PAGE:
Providers and the ACA
The Affordable Care Act (ACA) means a few things for health care providers. And AmeriHealth New Jersey wants to help you and your patients adjust to the changes as smoothly as possible. Physicians will start to see more patients for preventive services. The ACA is working toward payment based on the value, not the volume, of the care delivered. Patients will have more access to free services, while everyone, providers and patients alike, will see a shift in the way care is delivered, followed-up on and paid for.
Answering patient's questions
Your patients might have a lot of questions about health care reform and finding affordable health insurance in NJ. It's important that anyone who will speak directly with patients gets familiar with how the law affects the insurance policyholders and what changes they should be looking out for. Here are some resources that might be useful for your patients, as well as some questions you might need to answer.
- Direct patients to healthcare.gov for questions regarding Health Care Reform, subsidies or enrolling in a health plan on the Health Insurance Marketplace.
How has Health Care Reform changed my health insurance coverage?
The law has affected each plan differently, you should contact your insurance company to find out exactly what your plan covers and if there are any changes. Every private health plan must cover ten essential health benefits and all preventive care that your plan may not have been covered before. You might also see some changes in your premium and cost sharing.
Why have my copays changed?
Under the Affordable Care Act, preventive services are now covered 100%. That means no copay and no cost to you whatsoever; your insurance pays for everything. Your insurance company may have also adjusted your copays, premiums and other coinsurance to meet federal mandates and to make your plan more affordable. You should contact your insurance company with any specific questions.
Am I required to get a new plan on the Health Insurance Marketplace?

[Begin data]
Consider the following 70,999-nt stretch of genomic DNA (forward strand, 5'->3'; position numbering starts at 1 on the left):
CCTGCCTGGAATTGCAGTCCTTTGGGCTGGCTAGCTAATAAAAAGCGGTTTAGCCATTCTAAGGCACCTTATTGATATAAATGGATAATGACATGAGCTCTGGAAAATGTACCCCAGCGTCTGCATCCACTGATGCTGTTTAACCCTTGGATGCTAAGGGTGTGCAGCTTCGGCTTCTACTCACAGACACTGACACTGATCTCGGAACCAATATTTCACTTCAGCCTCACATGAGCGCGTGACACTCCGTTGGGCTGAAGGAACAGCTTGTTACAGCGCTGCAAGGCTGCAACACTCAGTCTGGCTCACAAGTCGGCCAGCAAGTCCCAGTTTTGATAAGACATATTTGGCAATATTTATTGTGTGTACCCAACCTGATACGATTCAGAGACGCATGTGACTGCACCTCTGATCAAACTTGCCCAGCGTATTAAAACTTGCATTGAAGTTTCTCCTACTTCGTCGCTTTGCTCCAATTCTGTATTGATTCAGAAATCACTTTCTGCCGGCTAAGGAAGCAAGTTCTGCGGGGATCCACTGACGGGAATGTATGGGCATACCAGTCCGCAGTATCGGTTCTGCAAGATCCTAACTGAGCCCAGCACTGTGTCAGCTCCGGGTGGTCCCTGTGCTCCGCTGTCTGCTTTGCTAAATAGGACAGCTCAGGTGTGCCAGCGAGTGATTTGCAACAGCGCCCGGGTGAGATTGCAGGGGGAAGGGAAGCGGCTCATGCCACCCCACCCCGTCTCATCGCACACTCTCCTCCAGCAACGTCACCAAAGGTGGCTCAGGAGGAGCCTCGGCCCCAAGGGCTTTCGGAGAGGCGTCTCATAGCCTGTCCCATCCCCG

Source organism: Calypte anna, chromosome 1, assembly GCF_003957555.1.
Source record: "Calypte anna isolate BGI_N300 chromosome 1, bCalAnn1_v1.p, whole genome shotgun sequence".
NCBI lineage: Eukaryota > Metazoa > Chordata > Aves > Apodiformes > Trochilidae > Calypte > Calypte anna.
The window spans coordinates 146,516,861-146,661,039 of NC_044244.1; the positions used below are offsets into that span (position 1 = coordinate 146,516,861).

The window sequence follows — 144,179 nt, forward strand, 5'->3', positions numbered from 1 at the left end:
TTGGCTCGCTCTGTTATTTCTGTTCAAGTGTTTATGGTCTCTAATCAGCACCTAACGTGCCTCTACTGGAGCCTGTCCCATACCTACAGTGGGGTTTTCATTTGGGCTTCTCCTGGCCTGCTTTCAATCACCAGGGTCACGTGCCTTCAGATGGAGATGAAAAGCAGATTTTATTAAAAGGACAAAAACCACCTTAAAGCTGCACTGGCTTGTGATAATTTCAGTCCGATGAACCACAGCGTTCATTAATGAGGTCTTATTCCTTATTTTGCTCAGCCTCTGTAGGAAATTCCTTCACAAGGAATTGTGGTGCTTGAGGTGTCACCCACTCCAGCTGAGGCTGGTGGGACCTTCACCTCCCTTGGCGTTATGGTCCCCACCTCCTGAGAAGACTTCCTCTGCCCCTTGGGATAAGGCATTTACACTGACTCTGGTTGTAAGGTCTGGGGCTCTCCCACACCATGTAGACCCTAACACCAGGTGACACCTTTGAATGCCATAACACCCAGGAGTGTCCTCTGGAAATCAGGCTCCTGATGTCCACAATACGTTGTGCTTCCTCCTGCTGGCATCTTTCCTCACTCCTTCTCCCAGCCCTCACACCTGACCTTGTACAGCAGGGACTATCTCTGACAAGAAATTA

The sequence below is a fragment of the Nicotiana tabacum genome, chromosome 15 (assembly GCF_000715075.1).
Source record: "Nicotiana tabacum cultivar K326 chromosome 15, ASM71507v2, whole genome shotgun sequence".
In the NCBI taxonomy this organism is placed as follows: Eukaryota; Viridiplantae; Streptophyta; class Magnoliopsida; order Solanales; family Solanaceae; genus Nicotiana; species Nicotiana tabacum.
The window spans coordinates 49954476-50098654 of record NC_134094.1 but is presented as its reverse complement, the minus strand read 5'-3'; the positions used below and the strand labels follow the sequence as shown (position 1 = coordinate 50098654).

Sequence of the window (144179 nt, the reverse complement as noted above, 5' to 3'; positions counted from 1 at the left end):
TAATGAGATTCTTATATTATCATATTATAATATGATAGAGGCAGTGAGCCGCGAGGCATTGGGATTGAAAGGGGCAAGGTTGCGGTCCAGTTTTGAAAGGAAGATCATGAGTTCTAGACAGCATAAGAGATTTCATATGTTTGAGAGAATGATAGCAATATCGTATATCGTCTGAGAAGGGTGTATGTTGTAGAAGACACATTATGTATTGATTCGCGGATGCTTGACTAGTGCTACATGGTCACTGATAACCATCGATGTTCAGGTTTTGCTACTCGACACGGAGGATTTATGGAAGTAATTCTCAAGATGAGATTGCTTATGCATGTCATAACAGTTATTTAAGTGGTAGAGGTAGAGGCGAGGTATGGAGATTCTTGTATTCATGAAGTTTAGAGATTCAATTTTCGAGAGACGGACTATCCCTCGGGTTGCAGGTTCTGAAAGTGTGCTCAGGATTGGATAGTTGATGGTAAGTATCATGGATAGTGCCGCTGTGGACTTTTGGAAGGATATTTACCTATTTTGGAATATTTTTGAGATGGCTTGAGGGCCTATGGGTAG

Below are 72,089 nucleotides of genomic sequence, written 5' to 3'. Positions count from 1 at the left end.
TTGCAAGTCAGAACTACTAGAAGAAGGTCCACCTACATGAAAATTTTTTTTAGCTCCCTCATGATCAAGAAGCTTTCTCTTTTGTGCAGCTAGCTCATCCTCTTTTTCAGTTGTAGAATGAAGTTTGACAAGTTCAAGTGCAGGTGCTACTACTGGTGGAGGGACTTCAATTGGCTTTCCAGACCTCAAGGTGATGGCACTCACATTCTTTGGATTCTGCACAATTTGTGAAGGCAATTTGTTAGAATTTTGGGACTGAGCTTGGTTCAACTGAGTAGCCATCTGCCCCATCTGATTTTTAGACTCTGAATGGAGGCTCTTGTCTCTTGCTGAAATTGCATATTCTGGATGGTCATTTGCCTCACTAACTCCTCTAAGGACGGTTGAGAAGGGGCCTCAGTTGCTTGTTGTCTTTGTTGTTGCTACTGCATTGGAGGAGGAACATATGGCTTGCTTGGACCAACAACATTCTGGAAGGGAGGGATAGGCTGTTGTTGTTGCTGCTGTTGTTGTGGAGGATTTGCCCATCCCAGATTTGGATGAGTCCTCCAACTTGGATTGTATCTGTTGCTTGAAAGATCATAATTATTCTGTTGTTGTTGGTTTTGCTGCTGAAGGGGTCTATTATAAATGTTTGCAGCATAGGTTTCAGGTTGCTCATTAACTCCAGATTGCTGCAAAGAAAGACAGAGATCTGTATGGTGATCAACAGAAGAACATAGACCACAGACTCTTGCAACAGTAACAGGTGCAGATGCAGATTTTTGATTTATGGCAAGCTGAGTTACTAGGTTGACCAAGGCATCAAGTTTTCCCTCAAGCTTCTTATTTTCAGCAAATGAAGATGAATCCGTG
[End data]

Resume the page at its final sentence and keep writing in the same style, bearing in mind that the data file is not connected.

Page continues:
No, but you might find more affordable options there. If you don't purchase insurance, you'll most likely have to pay a fine from the government. You're considered covered under the Affordable Care Act if you have Medicare, Medicaid, CHIP (Children's Health Insurance Coverage), any job-based plan, any plan you bought yourself, COBRA, retiree coverage, TRICARE, VA health coverage or some other kinds of health coverage1.
How do I get a subsidy or shop for a plan on the Health Insurance Marketplace?
To shop for a plan on the Marketplace, you will need to do so during open enrollment. During that time period, visit our Individual and Family Plans website to shop for a new plan. Outside of open enrollment, you can only enroll in a plan on the Marketplace if you have a life changing event.
Key changes for providers
AmeriHealth New Jersey would like to provide you with some of the ways Health Care Reform can affect your medical practice. However, each health care provider is affected differently. The following are some pieces of the Affordable Care Act that could affect you.
The 90-day "grace period"
When a patient receives an advanced premium tax credit and fails to pay their premium, they enter a three-month grace period before their coverage gets cut off. However, insurance companies only have to pay claims for the first month and will withhold payment for the next two until the premium is paid in full. You and your patient could be left with a gap in payment if the premium does not get paid off within the three-month period. The insurer is required to notify you when a patient is entering the grace period, so you should get familiar with how your participating insurers will contact you 2.
Risk adjustment & accurate coding
In order to create a system in which payers and their provider network are compensated for the risk associated with the members they treat (i.e., risk-adjusted payments), complete and accurate coding is critical. It will provide better insight on the true risk associated with members and allows for a more accurate projection of medical cost, enabling your practice to obtain greater financial stability. It also allows you to analyze and evaluate the effectiveness of care management programs, reduce practice variation, and help drive better quality outcomes for members.